David Gans (1541–1613) was a German-Jewish rabbi, astronomer, historian, and chronicler from Lippstadt, Westphalia, whose comprehensive historical work Tzemach David (1592) was a pioneering study of Jewish history.[157][158][159][160] Gans wrote on a variety of liberal arts and scientific topics, making him unique among the Ashkenazi for his production of secular scholarship.[161] Gans was a student of the Maharal, whom Yerushalmi says had the more profound ideas about Jewish history,[63] and of Moses Isserles.[152] Gans was the first Jewish scholar to use a telescope and the science of Copernicus.[28] Gans also corresponded with secular astronomers such as Johannes Kepler and Tycho Brahe, and drew on August Spangenberg.[162] Gans took inspiration from Josippon and Maimonides.[163] Gans' work is a hybrid of two parallel stories of world and Jewish history.[22][164] While not as cutting-edge a historian as his contemporary, de Rossi, his books introduced historiography to the Ashkenazi audience, making him a forerunner of subsequent developments in Jewish culture.[151] Gans' work can be seen as a defense of the traditional dissemination of knowledge.[165]

De auro dialogi tres. In quibus non solum de Auri in re Medica facultate verum etiam de specifica eius & caeterarum rerum forma ac duplici potestate qua mixtis in omnibus illa operatur copiose disputatur. Medico Hebraeo Auctore. Abraham ben David Portaleone, Baptistam a Porta, Venezia, 1584.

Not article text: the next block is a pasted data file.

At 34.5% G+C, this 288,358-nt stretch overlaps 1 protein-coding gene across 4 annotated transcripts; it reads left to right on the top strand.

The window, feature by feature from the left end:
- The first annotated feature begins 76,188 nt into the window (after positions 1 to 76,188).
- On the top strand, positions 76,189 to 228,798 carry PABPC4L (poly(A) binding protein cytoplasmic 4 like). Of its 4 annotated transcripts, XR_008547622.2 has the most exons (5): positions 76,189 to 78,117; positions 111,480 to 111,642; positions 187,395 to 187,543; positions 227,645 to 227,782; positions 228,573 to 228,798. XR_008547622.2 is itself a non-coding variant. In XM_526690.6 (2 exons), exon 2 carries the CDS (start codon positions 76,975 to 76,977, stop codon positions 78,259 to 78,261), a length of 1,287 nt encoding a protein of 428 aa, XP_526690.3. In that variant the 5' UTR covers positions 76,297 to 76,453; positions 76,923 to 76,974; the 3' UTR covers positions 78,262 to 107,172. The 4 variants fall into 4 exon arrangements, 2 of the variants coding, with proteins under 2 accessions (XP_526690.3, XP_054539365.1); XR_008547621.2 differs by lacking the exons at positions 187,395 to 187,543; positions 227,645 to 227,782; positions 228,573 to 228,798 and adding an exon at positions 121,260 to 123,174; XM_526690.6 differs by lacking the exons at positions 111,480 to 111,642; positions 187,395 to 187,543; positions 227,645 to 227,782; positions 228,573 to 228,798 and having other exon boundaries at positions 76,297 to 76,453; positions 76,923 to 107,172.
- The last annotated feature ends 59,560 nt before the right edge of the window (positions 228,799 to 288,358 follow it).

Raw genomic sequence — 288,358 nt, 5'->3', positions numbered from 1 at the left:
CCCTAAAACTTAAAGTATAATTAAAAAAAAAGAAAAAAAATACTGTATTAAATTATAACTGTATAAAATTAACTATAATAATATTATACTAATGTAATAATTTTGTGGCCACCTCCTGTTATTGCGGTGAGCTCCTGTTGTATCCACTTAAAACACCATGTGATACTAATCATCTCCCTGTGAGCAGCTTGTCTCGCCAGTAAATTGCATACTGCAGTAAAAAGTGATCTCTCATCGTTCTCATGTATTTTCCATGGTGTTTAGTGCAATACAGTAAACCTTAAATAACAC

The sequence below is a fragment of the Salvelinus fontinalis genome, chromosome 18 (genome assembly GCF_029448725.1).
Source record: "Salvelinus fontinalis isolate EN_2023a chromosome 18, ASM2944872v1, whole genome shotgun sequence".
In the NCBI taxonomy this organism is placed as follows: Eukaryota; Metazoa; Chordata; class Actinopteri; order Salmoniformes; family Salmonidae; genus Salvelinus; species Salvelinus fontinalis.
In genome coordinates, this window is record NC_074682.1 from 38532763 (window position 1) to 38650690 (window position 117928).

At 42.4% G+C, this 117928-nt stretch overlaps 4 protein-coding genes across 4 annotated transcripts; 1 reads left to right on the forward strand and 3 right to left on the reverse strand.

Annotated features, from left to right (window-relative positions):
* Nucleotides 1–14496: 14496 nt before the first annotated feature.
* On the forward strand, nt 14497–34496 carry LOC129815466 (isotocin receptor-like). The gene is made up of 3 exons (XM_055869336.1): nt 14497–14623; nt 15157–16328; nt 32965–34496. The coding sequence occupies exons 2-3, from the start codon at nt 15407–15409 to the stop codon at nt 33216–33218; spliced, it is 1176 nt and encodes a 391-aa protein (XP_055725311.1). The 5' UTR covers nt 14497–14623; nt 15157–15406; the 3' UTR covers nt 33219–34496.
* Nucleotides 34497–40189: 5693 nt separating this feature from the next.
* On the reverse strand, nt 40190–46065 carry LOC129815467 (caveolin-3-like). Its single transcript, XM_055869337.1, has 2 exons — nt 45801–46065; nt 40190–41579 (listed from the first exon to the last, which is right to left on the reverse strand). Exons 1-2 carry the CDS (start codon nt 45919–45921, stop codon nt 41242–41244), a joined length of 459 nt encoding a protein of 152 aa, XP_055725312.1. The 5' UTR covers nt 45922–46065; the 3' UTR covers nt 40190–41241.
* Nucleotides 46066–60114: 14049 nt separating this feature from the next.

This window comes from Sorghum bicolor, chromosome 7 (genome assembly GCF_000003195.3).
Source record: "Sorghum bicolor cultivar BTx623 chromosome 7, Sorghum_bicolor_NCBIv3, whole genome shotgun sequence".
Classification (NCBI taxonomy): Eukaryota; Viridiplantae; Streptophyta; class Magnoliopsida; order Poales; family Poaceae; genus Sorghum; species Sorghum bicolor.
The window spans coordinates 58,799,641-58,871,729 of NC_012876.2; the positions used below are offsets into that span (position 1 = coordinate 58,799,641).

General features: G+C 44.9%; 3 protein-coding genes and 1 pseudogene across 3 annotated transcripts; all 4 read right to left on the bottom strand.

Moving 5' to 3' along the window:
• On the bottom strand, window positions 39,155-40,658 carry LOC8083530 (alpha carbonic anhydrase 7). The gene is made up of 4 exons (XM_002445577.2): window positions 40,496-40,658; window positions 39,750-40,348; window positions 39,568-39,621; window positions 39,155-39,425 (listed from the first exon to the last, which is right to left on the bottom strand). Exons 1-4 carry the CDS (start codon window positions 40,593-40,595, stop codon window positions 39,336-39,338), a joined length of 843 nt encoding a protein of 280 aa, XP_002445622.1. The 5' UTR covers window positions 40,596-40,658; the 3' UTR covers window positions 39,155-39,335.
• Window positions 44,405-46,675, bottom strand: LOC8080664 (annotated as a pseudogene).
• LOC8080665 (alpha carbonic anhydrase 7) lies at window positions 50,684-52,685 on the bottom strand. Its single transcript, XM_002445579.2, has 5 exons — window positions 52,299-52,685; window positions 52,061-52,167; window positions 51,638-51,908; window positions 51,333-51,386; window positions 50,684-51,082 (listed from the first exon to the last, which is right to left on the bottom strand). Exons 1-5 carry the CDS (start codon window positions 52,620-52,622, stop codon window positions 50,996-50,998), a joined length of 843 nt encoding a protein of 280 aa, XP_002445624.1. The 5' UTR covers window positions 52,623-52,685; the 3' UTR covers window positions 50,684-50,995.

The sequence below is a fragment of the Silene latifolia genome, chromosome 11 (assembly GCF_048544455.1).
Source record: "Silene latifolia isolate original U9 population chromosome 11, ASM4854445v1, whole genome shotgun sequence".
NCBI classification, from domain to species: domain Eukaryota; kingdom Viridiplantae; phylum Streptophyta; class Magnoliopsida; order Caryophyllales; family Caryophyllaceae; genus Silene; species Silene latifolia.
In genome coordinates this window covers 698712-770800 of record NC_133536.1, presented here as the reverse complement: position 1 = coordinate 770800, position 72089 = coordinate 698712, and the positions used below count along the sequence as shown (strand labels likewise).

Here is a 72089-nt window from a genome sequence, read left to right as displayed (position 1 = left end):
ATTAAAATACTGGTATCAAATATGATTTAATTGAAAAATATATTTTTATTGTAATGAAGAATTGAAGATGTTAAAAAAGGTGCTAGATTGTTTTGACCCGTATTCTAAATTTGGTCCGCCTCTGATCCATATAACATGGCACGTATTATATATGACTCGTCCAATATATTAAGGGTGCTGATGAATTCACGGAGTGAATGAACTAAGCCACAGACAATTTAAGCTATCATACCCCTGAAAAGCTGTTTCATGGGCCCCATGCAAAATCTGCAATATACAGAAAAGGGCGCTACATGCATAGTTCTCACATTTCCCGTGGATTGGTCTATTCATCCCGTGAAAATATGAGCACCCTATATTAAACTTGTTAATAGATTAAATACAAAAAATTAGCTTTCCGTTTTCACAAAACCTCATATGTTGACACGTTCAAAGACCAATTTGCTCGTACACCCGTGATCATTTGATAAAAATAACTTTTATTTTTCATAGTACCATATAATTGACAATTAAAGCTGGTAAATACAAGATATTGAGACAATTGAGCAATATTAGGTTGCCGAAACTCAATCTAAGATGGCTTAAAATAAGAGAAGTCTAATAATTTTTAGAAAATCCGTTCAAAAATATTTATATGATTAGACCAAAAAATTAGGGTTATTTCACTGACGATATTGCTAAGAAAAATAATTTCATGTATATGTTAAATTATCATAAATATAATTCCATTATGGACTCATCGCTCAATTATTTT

De auro dialogi tres. In quibus non solum de Auri in re Medica facultate verum etiam de specifica eius & caeterarum rerum forma ac duplici potestate qua mixtis in omnibus illa operatur copiose disputatur. Medico Hebraeo Auctore. Abraham ben David Portaleone, Baptistam a Porta, Venezia, 1584.

17th century

Abraham Portaleone was another Italian-Jewish Renaissance physician who, as discussed by Peter Miller and Moses Shulvass, published the historiographical work, Shilte ha-Giborim (Shields of the Heroes) in Mantua in 1612[166] which contained detailed descriptions of ancient life. Miller calls it a "complex" and "strange" "encyclopedic study."[142][140][167][23] While ostensibly on the subject of the levitical tasks of the Temple, it touches on diverse topics such as botany, music, warfare, zoology, mineralogy, chemistry, and philology, and appears as a work of Renaissance scholarship per Samuel S. Kottek.[168]